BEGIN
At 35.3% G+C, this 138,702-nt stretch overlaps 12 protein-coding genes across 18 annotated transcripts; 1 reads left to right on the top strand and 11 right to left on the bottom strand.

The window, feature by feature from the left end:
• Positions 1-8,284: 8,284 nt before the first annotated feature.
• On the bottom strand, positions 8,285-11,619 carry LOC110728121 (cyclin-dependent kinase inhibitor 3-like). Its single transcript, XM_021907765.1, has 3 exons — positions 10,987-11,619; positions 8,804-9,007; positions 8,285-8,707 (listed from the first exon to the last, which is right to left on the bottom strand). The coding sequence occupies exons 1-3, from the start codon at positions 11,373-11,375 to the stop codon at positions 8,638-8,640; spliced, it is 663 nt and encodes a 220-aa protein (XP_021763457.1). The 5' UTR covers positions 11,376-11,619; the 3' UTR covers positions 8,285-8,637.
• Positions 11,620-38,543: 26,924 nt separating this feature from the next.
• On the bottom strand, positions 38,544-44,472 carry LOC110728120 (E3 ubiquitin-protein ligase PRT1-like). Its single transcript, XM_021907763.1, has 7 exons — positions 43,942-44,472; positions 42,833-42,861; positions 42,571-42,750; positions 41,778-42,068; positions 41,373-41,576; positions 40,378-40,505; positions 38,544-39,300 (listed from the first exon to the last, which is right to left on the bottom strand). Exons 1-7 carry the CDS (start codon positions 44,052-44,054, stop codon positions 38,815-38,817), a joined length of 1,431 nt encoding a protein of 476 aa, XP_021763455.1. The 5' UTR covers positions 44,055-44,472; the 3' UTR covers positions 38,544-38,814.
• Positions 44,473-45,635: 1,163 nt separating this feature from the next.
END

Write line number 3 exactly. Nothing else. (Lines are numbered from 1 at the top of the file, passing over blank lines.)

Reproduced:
• Positions 1-8,284: 8,284 nt before the first annotated feature.